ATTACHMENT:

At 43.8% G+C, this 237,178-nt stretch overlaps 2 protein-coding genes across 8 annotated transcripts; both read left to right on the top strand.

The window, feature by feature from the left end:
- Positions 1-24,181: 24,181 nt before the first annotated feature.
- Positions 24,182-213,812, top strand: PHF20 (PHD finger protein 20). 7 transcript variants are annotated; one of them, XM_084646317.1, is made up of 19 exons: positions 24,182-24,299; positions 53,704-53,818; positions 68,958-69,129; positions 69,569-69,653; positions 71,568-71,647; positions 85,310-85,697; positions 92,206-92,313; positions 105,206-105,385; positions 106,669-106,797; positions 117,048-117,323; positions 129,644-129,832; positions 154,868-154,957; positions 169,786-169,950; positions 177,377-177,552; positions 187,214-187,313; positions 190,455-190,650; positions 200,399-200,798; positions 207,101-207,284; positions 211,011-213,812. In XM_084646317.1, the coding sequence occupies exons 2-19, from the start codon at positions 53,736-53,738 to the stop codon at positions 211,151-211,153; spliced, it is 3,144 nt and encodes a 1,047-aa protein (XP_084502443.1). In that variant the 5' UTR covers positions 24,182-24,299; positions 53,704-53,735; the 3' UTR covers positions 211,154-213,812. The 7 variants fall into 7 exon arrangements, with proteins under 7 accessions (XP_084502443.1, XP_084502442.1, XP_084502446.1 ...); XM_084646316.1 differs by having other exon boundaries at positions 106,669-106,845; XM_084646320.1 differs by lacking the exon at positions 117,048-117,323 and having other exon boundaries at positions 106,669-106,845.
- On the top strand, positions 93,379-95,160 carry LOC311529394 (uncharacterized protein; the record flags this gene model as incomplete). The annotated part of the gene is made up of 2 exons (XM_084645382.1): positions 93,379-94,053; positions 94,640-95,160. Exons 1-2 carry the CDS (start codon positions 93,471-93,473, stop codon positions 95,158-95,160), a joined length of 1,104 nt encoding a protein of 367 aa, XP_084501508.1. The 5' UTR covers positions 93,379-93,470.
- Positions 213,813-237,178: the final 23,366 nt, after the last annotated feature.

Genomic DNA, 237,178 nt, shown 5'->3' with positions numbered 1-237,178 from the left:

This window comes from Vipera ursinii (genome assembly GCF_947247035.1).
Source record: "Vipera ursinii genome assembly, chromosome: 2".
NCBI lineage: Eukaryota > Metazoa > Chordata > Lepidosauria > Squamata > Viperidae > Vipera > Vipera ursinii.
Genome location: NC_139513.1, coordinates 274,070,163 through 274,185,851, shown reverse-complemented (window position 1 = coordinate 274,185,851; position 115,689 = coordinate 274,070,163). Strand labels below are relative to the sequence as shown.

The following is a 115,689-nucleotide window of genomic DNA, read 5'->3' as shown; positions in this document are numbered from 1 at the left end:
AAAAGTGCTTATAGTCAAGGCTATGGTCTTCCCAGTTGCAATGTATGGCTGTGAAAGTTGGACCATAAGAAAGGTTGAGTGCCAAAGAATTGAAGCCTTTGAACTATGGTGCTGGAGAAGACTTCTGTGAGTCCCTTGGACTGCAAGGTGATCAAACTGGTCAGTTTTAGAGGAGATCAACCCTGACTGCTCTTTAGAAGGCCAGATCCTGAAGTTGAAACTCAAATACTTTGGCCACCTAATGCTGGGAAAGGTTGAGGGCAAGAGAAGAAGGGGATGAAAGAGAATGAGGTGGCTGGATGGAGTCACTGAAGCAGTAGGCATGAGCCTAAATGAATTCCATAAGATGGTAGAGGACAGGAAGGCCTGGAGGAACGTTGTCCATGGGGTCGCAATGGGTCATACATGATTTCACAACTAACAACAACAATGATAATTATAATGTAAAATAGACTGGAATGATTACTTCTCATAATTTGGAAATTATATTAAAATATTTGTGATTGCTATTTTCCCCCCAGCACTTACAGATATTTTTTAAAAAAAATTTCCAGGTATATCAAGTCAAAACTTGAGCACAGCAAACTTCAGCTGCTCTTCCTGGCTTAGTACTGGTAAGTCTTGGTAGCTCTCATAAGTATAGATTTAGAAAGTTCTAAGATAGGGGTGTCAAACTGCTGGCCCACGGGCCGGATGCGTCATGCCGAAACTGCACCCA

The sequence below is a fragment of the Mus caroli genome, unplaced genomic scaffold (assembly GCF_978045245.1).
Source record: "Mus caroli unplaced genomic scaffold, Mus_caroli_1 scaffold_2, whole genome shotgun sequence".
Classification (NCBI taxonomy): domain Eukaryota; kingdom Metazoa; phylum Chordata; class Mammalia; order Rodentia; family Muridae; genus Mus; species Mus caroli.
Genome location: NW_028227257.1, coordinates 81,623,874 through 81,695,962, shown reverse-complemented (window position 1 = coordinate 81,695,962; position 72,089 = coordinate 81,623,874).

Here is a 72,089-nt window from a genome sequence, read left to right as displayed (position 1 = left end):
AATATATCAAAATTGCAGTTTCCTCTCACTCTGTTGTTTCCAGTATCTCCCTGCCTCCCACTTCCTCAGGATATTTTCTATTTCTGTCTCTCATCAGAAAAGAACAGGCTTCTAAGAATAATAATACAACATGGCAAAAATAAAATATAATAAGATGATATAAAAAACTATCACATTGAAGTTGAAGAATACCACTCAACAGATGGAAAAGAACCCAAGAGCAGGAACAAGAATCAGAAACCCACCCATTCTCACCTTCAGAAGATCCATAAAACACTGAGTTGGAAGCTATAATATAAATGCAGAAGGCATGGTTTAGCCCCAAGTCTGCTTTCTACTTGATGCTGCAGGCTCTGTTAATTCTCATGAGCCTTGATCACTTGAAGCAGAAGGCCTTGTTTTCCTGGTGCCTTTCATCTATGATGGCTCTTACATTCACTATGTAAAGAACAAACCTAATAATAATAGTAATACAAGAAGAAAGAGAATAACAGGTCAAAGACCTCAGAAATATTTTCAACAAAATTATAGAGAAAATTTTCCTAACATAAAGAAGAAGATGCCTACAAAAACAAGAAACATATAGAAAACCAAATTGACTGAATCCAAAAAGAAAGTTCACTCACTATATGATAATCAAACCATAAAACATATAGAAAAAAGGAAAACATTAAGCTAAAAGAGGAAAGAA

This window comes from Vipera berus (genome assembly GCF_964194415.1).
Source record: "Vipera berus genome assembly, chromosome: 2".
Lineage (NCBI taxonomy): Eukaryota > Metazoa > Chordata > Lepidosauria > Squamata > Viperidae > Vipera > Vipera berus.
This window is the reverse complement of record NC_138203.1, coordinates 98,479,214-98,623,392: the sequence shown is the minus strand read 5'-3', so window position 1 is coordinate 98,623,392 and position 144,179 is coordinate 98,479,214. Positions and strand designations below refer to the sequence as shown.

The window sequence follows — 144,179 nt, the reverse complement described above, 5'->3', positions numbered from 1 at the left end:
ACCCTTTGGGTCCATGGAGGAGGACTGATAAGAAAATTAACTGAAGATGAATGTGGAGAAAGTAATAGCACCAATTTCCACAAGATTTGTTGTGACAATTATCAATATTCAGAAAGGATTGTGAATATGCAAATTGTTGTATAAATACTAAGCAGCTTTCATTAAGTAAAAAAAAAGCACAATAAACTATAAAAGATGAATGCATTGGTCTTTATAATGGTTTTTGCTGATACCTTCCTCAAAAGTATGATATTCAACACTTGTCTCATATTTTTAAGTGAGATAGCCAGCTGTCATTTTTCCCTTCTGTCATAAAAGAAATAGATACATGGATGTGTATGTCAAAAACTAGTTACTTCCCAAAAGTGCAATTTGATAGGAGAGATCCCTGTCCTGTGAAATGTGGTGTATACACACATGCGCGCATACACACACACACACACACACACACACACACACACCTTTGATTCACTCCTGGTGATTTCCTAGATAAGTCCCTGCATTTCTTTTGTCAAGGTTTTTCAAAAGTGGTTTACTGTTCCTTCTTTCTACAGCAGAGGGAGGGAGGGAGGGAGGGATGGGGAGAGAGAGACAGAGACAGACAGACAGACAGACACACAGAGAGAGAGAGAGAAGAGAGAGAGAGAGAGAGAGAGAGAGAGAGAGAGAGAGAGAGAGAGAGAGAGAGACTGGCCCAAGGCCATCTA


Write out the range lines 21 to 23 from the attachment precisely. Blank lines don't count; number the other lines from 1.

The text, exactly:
Source record: "Vipera berus genome assembly, chromosome: 2".
Lineage (NCBI taxonomy): Eukaryota > Metazoa > Chordata > Lepidosauria > Squamata > Viperidae > Vipera > Vipera berus.
This window is the reverse complement of record NC_138203.1, coordinates 98,479,214-98,623,392: the sequence shown is the minus strand read 5'-3', so window position 1 is coordinate 98,623,392 and position 144,179 is coordinate 98,479,214. Positions and strand designations below refer to the sequence as shown.